Open Access Open Badges Research

Transcriptomic analysis of genetically defined autism candidate genes reveals common mechanisms of action

Thomas A Lanz1, Edward Guilmette1, Mark M Gosink2, James E Fischer3, Lawrence W Fitzgerald15, Diane T Stephenson16 and Mathew T Pletcher4*

Author Affiliations

1 Neuroscience Research Unit, Pfizer Inc, Main Street, Cambridge, MA 02140, USA

2 Investigative Toxicology, Pfizer, Inc, Eastern Point Road, Groton, CT 06340, USA

3 Compound Safety Prediction, Pfizer, Inc, Eastern Point Road, Groton, CT 06340, USA

4 Rare Disease Research Unit, Pfizer, Inc, Cambridge Park Drive, Cambridge, MA 02140, USA

5 Current Address: LW Fitzgerald Consulting, LLC, 35 Plum Hill Rd., East Lyme, CT 06333, USA

6 Current Address: Critical Path Institute, East River Road, Tucson, AZ 85718, USA

For all author emails, please log on.

Molecular Autism 2013, 4:45  doi:10.1186/2040-2392-4-45

Published: 15 November 2013



Austism spectrum disorder (ASD) is a heterogeneous behavioral disorder or condition characterized by severe impairment of social engagement and the presence of repetitive activities. The molecular etiology of ASD is still largely unknown despite a strong genetic component. Part of the difficulty in turning genetics into disease mechanisms and potentially new therapeutics is the sheer number and diversity of the genes that have been associated with ASD and ASD symptoms. The goal of this work is to use shRNA-generated models of genetic defects proposed as causative for ASD to identify the common pathways that might explain how they produce a core clinical disability.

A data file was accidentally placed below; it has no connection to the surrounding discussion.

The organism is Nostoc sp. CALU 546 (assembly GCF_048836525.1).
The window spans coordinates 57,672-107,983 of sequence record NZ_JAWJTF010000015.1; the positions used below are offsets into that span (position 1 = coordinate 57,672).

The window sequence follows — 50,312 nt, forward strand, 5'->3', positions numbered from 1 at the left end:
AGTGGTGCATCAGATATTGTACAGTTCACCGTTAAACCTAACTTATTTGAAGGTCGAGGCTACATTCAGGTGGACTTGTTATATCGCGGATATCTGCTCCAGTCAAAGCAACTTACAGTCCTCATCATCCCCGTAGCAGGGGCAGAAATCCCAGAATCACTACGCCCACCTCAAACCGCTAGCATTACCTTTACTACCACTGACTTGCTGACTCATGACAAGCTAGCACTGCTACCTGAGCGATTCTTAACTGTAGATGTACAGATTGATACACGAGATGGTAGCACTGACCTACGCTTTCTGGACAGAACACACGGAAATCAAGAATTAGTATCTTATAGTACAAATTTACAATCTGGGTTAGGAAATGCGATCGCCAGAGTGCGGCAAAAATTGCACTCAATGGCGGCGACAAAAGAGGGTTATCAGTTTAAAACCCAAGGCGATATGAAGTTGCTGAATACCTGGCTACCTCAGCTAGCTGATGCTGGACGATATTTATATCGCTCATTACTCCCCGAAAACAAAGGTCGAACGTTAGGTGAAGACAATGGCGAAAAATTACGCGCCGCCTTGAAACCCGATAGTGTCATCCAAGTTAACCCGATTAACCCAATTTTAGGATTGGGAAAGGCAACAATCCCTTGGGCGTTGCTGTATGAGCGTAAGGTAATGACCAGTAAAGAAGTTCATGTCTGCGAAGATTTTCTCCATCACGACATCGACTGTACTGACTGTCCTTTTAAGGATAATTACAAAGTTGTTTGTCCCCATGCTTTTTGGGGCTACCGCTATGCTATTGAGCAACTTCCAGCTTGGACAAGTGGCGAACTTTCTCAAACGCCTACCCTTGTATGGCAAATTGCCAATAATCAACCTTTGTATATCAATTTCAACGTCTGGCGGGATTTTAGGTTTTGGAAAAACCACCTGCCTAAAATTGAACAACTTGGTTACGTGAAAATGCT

Transcript levels of Mecp2, Mef2a, Mef2d, Fmr1, Nlgn1, Nlgn3, Pten, and Shank3 were knocked-down in mouse primary neuron cultures using shRNA constructs. Whole genome expression analysis was conducted for each of the knockdown cultures as well as a mock-transduced culture and a culture exposed to a lentivirus expressing an anti-luciferase shRNA. Gene set enrichment and a causal reasoning engine was employed to identify pathway level perturbations generated by the transcript knockdown.


Quantification of the shRNA targets confirmed the successful knockdown at the transcript and protein levels of at least 75% for each of the genes. After subtracting out potential artifacts caused by viral infection, gene set enrichment and causal reasoning engine analysis showed that a significant number of gene expression changes mapped to pathways associated with neurogenesis, long-term potentiation, and synaptic activity.


This work demonstrates that despite the complex genetic nature of ASD, there are common molecular mechanisms that connect many of the best established autism candidate genes. By identifying the key regulatory checkpoints in the interlinking transcriptional networks underlying autism, we are better able to discover the ideal points of intervention that provide the broadest efficacy across the diverse population of autism patients.